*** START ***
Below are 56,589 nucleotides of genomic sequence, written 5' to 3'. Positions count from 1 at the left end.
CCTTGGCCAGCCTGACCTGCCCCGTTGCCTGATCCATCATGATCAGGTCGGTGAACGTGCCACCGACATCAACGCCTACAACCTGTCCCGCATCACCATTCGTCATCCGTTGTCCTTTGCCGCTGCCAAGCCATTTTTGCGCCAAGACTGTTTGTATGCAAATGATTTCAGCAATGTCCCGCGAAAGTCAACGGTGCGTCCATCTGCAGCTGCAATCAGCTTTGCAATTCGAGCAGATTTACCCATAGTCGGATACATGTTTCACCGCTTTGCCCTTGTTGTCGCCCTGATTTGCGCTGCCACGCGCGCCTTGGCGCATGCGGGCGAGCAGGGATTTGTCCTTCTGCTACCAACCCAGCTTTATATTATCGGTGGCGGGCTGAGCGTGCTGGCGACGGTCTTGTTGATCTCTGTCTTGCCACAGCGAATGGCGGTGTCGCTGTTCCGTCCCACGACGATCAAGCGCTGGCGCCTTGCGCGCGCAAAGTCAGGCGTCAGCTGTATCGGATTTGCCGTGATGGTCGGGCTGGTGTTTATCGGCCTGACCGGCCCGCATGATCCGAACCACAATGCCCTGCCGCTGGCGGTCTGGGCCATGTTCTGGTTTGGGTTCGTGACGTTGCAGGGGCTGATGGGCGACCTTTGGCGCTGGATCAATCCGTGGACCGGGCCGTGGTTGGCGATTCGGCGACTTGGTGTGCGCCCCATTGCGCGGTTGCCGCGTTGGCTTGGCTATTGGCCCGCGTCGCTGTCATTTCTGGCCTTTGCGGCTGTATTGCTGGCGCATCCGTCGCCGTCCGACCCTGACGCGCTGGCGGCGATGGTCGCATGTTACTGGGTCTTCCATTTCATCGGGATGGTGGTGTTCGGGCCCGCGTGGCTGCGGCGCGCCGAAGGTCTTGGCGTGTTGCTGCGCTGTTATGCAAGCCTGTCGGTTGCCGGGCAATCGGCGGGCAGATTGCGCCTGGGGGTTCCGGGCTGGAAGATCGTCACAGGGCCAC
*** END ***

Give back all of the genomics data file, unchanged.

Below are 56,589 nucleotides of genomic sequence, written 5' to 3'. Positions count from 1 at the left end.
CCTTGGCCAGCCTGACCTGCCCCGTTGCCTGATCCATCATGATCAGGTCGGTGAACGTGCCACCGACATCAACGCCTACAACCTGTCCCGCATCACCATTCGTCATCCGTTGTCCTTTGCCGCTGCCAAGCCATTTTTGCGCCAAGACTGTTTGTATGCAAATGATTTCAGCAATGTCCCGCGAAAGTCAACGGTGCGTCCATCTGCAGCTGCAATCAGCTTTGCAATTCGAGCAGATTTACCCATAGTCGGATACATGTTTCACCGCTTTGCCCTTGTTGTCGCCCTGATTTGCGCTGCCACGCGCGCCTTGGCGCATGCGGGCGAGCAGGGATTTGTCCTTCTGCTACCAACCCAGCTTTATATTATCGGTGGCGGGCTGAGCGTGCTGGCGACGGTCTTGTTGATCTCTGTCTTGCCACAGCGAATGGCGGTGTCGCTGTTCCGTCCCACGACGATCAAGCGCTGGCGCCTTGCGCGCGCAAAGTCAGGCGTCAGCTGTATCGGATTTGCCGTGATGGTCGGGCTGGTGTTTATCGGCCTGACCGGCCCGCATGATCCGAACCACAATGCCCTGCCGCTGGCGGTCTGGGCCATGTTCTGGTTTGGGTTCGTGACGTTGCAGGGGCTGATGGGCGACCTTTGGCGCTGGATCAATCCGTGGACCGGGCCGTGGTTGGCGATTCGGCGACTTGGTGTGCGCCCCATTGCGCGGTTGCCGCGTTGGCTTGGCTATTGGCCCGCGTCGCTGTCATTTCTGGCCTTTGCGGCTGTATTGCTGGCGCATCCGTCGCCGTCCGACCCTGACGCGCTGGCGGCGATGGTCGCATGTTACTGGGTCTTCCATTTCATCGGGATGGTGGTGTTCGGGCCCGCGTGGCTGCGGCGCGCCGAAGGTCTTGGCGTGTTGCTGCGCTGTTATGCAAGCCTGTCGGTTGCCGGGCAATCGGCGGGCAGATTGCGCCTGGGGGTTCCGGGCTGGAAGATCGTCACAGGGCCAC